Gulf spill claims administrator says BP complaint lacks merit

The claims administrator overseeing the multibillion dollar settlement between BP and victims of the 2010 Gulf of  Mexico oil spill says BP’s complaint that he is violating the terms of the deal should be thrown out because he has immunity from being sued and he is simply following court directives.

Patrick Juneau’s lawyer filed responses Monday to BP’s complaint and motion for preliminary injunction. A hearing is set for Friday in federal court in New Orleans before U.S. District Judge Carl Barbier.

BP is seeking to block payment of what the company alleges are fictitious business economic loss claims by plaintiffs who weren’t harmed by the spill.

But Juneau, a Lafayette, La. lawyer, says in the response filed by his attorney that the court has ordered him to administer the settlement agreement “in the precise manner of which BP now complains” and he couldn’t alter the way he carries out his duties even if wanted to.

Read more: Three years after Gulf spill, BP faces big week in court

He also says that he is immune from suit in his official capacity as claims administrator.

“BP has not set forth facts that give rise to a viable claim against the defendants, as the crux of the complaint is that the defentants are administering the settlement agreement in a manner consistent with the court’s orders,” Juneau’s reponse says.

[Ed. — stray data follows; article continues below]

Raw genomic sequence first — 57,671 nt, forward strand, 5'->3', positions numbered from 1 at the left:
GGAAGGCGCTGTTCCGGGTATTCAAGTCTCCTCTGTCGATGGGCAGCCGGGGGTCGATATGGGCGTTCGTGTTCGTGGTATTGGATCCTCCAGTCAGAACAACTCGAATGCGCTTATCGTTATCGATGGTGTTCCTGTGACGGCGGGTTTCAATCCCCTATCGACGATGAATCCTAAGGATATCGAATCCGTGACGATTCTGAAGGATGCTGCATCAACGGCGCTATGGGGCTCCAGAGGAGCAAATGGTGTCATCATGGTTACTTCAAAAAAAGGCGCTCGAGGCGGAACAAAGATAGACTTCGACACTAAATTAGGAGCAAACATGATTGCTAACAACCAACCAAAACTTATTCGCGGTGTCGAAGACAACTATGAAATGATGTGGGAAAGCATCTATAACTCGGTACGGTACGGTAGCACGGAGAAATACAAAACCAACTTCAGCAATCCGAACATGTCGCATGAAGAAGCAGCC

Lawyers for the steering committee that represents plaintiffs in the settlement say BP agreed to the rules for how injuries would be determined and compensation would be calculated.

In court papers filed late Monday, the Plaintiffs Steering Committee said BP’s injunction request doesn’t make any sense.

“To enjoin the claims administrator as proposed by BP would itself violate the express terms of the settlement and trust agreements that BP negotiated, agreed to, and supported, and would in effect be asking the court to enjoin the claims administrator from enforcing the court’s own prior instructions,” lawyers for the PSC wrote.

BP owned the undersea well that blew out 50 miles off the Louisiana coast on April 20, 2010, causing an explosion on the Transocean-owned Deepwater Horizon rig that killed 11 men. It took nearly three months to cap the runaway well that spilled millions of gallons of oil into the sea.

BP was trying to secure as much certainty as it could buy when it agreed to a landmark settlement with individuals and businesses suffering economic and health damages from the worst offshore oil spill in U.S. history. It estimated then that it would pay out $7.8 billion, though the settlement carries no cap.

But now BP is worried that figure could balloon by perhaps billions of dollars if it fails to persuade Barbier to block Juneau from making business economic loss payments to claimants in the agriculture, construction, professional services, real estate, manufacturing, wholesale trade and retail trade industries. The company alleges that claims for nonexistent losses are most prevalent among those industries.

BP also has filed a breach of contract action against Juneau.

If BP loses at the hearing, it could ask a federal appeals court to take up the issue.

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